My Secret Life: Jim Hormel, 79, gay rights activist

'You can't have regrets'

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My parents were... My father was a US soldier in the First World War. He met my mother in a village in central France. Four years after the war had ended, he went back to find her.

The household I grew up in... was in Austin, Minnesota. It had 26 bedrooms. The family company, a meat processing firm, was the biggest employer in town. At the beginning of the Second World War, it was asked to make supplies for the armed forces, and invented Spam. After that, it became very successful indeed.

When I was a child I wanted to be... accepted by my peers.

If I could change one thing about myself... I wouldn't.

You wouldn't know it but I am very good at... writing limericks.

You may not know it but I'm no good at... lying.

I wish I had never worn... knickers. Plus fours, they were called. My mother always made us wear them.

My favourite item of clothing... is a tie, sold by the Human Rights Campaign. It has a blue background, with little yellow equality signs on it. It's a very subtle statement, but very clear.

I drive... a Prius.

A book that changed me... Games People Play [by Eric Berne]. I read it in my late twenties, when I was married with children, but struggling with my sexual identity. It was published in 1961; you might call it the first ever self-help book.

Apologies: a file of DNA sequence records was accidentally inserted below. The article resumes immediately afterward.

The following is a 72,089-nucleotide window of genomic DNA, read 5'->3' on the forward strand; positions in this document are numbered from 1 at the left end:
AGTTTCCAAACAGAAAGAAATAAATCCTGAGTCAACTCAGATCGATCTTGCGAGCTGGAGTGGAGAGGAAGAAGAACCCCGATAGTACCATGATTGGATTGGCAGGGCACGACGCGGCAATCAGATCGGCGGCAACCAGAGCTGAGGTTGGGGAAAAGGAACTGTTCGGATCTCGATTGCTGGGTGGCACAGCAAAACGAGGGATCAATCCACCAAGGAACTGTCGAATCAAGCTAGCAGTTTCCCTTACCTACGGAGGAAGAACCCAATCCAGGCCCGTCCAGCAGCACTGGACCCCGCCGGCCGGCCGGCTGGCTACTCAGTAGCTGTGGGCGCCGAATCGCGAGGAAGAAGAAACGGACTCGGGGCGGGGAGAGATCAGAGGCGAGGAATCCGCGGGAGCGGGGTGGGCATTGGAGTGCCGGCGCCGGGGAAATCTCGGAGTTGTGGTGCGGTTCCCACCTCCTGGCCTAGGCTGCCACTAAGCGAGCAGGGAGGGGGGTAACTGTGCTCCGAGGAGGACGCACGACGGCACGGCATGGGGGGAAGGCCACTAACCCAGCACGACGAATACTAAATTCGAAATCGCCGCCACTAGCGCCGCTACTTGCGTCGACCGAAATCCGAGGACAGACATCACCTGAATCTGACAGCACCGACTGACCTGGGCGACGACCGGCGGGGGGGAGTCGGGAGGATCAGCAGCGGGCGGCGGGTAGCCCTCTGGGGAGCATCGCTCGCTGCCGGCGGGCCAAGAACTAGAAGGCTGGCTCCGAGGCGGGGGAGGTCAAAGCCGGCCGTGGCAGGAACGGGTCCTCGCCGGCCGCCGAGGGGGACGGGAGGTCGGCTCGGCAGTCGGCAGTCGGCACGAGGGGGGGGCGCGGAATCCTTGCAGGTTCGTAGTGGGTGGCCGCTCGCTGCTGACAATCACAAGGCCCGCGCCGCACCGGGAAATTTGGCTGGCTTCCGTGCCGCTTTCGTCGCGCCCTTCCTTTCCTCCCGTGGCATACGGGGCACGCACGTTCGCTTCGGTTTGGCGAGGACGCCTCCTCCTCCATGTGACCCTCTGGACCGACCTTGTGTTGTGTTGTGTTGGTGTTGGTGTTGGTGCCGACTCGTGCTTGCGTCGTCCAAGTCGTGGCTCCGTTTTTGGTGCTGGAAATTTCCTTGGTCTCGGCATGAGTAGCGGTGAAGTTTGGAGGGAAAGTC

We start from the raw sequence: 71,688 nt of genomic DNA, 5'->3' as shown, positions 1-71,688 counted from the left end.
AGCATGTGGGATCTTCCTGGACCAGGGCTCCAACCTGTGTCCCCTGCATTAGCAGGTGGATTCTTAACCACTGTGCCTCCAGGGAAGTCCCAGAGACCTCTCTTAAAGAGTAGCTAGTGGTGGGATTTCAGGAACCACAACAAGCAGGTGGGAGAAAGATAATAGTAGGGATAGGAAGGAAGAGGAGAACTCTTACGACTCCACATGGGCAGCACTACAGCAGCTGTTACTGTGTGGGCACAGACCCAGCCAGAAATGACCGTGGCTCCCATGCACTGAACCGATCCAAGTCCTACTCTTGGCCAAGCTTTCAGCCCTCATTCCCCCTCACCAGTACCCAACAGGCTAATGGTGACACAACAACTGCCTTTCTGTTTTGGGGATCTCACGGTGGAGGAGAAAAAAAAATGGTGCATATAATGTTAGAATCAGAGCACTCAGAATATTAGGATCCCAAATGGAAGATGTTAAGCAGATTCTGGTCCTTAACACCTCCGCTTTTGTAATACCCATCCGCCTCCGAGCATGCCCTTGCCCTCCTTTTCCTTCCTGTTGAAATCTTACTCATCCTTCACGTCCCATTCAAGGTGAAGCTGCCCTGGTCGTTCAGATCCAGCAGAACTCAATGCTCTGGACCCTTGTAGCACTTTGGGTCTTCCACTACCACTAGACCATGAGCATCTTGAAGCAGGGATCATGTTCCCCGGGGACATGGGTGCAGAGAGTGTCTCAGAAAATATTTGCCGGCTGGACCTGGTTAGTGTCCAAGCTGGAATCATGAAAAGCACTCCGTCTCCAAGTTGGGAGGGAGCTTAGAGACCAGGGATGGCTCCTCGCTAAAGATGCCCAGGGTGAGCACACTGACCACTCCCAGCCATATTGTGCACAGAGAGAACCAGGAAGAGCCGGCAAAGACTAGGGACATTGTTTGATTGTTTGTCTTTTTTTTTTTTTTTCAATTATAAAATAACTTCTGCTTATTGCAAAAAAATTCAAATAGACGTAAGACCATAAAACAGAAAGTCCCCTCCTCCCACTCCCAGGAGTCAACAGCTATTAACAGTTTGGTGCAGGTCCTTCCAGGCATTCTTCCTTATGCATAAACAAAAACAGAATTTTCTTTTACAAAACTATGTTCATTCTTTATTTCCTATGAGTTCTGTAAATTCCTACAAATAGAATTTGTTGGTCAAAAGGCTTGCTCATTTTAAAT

Movie heaven... Milk. Harvey Milk was a remarkable person. I didn't know him well, but I moved to San Francisco two years before he was assassinated, so our paths crossed. When I saw the film, I thought it was amazingly well done, and accurate.

My greatest regret... You can't have them.

My real-life villain... is Trent Lott. He was the Republican leader in the Senate when I became the first openly gay man to be nominated as a US ambassador. He was a "good ol' boy" and behaved accordingly.

The person who really makes me laugh... is my partner, Michael. We met in Philadelphia, five years ago. He was a college student in his early twenties, and I was in my seventies, so of course we are sometimes judged for that. People talk about cradle snatchers and gold diggers. I don't know what else to do but laugh them off. It's just another form of discrimination.

My five-year plan... Full equality for everyone in the US. It's not going to happen, of course, but we can all dream.

My life in six words... Love. As The Beatles said: "all you need is love".


James Catherwood Hormel was born in Minnesota in 1933. His father built the Spam meat-packing empire. He grew up in an era when homosexuality was illegal, so married his female college sweetheart. In the Sixties, after having five children, he divorced, moved to New York and then San Francisco, and became a gay rights activist. In 1997, Hormel was asked by Bill Clinton to become the US ambassador to Luxembourg. The ensuing controversy is chronicled in his new autobiography, Fit to Serve